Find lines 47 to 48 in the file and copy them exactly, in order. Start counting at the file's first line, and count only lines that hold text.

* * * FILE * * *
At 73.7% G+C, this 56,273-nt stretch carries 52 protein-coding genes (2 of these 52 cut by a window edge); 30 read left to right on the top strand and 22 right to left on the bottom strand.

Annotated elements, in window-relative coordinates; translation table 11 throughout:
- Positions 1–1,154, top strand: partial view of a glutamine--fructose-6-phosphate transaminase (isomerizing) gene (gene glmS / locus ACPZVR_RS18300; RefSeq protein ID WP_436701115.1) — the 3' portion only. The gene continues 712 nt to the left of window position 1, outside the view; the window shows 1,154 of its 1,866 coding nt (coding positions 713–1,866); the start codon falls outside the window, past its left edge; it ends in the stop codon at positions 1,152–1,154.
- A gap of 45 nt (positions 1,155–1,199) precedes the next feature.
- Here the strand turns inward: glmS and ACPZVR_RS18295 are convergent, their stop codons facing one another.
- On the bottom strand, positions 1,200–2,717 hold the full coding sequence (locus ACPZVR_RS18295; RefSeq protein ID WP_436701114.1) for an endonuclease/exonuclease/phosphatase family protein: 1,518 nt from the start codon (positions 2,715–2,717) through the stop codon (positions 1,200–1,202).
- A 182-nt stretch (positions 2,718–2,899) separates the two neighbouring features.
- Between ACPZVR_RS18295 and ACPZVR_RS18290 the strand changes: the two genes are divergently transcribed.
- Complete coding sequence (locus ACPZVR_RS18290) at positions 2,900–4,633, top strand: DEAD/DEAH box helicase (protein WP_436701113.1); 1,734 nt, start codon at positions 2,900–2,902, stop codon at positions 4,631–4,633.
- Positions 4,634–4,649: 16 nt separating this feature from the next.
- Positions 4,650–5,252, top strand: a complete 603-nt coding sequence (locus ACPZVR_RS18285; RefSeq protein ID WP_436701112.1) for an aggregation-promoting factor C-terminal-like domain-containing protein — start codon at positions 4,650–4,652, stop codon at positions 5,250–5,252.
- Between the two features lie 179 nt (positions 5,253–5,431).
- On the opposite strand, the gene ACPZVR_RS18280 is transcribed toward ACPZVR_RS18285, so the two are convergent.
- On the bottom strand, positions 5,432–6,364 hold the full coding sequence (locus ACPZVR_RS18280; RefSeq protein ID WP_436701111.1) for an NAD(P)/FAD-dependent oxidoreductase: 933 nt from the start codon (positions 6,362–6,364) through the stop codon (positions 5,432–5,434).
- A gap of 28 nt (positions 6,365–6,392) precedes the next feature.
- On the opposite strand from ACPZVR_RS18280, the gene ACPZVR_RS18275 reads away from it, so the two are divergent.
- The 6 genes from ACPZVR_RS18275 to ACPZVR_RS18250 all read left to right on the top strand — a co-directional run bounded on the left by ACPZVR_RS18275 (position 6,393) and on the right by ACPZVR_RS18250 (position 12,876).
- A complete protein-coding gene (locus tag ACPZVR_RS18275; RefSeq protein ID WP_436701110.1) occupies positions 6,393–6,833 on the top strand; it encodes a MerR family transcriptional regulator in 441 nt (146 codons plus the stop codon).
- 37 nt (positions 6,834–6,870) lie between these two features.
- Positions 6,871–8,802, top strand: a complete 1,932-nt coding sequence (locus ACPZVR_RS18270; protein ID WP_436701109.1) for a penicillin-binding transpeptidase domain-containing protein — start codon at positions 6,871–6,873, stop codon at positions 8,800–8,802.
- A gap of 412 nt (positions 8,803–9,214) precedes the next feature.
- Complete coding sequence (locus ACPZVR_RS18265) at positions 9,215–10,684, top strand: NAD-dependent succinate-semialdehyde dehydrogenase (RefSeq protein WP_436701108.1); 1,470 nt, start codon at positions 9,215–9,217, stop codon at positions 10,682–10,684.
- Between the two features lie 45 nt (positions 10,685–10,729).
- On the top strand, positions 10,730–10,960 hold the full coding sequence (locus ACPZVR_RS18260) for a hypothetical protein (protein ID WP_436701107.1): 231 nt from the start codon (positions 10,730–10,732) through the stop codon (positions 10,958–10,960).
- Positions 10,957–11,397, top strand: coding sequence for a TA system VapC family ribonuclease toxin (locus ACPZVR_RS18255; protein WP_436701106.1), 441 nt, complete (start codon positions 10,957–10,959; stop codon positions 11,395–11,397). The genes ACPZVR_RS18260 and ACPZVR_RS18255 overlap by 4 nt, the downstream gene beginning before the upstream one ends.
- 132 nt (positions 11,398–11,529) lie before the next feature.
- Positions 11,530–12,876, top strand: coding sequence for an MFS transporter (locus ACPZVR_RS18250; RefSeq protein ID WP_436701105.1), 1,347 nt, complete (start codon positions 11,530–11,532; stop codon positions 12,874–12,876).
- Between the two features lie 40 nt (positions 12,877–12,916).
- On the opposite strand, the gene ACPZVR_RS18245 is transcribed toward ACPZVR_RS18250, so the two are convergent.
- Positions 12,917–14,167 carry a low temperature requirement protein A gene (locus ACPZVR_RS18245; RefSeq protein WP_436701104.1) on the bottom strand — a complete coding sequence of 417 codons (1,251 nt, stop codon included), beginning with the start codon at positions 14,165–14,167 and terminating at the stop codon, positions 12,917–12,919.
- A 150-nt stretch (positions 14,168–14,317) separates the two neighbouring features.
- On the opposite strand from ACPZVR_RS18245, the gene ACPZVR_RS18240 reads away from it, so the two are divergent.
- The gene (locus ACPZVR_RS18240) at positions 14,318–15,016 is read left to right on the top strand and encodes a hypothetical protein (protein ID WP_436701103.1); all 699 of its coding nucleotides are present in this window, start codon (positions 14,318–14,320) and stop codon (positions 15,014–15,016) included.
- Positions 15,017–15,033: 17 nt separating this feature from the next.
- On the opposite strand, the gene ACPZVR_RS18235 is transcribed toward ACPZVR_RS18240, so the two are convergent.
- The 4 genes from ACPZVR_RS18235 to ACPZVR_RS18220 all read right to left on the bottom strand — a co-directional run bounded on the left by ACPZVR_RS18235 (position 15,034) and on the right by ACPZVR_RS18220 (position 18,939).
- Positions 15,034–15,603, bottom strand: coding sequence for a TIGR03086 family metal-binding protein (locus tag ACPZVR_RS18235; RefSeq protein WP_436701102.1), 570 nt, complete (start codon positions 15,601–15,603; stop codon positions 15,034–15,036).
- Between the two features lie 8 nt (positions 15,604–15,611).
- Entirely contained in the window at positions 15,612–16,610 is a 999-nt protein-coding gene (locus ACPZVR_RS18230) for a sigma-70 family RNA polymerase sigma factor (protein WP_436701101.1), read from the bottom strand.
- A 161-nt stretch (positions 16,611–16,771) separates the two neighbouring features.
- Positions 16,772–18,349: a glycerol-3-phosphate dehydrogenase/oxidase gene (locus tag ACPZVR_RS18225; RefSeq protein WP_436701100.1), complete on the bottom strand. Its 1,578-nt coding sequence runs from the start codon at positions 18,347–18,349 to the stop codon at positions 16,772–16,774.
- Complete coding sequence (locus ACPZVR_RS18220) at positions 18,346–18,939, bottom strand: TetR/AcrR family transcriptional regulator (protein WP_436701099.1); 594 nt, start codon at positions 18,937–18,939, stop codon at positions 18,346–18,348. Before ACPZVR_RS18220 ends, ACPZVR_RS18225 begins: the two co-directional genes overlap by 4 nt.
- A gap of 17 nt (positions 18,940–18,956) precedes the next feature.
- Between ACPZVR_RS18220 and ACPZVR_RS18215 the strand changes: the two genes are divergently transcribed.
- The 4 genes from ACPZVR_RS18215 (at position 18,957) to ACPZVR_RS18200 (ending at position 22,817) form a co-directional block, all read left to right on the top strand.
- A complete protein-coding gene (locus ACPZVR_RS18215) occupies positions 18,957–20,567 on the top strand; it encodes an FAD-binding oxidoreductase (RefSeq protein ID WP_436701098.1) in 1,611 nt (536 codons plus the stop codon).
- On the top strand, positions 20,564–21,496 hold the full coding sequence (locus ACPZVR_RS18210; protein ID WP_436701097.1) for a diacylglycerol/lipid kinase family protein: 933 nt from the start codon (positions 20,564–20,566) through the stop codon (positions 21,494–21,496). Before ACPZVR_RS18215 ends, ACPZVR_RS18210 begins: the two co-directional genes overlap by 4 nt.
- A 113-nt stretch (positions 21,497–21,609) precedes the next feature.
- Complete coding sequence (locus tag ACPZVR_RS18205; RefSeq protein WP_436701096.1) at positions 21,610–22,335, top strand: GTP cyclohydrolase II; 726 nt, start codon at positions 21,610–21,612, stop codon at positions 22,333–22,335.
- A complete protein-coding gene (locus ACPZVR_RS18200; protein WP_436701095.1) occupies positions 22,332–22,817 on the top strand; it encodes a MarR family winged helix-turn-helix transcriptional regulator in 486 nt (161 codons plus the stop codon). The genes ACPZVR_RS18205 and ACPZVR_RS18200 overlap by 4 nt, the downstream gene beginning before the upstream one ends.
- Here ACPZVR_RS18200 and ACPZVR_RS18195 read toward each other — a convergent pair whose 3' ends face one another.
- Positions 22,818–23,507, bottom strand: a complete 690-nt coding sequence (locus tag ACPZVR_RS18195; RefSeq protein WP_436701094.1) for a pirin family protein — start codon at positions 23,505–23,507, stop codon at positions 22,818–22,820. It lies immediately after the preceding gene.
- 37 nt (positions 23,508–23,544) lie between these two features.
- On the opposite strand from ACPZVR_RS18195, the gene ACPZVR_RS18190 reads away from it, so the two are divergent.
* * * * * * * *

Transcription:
- On the top strand, positions 20,564–21,496 hold the full coding sequence (locus ACPZVR_RS18210; protein ID WP_436701097.1) for a diacylglycerol/lipid kinase family protein: 933 nt from the start codon (positions 20,564–20,566) through the stop codon (positions 21,494–21,496). Before ACPZVR_RS18215 ends, ACPZVR_RS18210 begins: the two co-directional genes overlap by 4 nt.
- A 113-nt stretch (positions 21,497–21,609) precedes the next feature.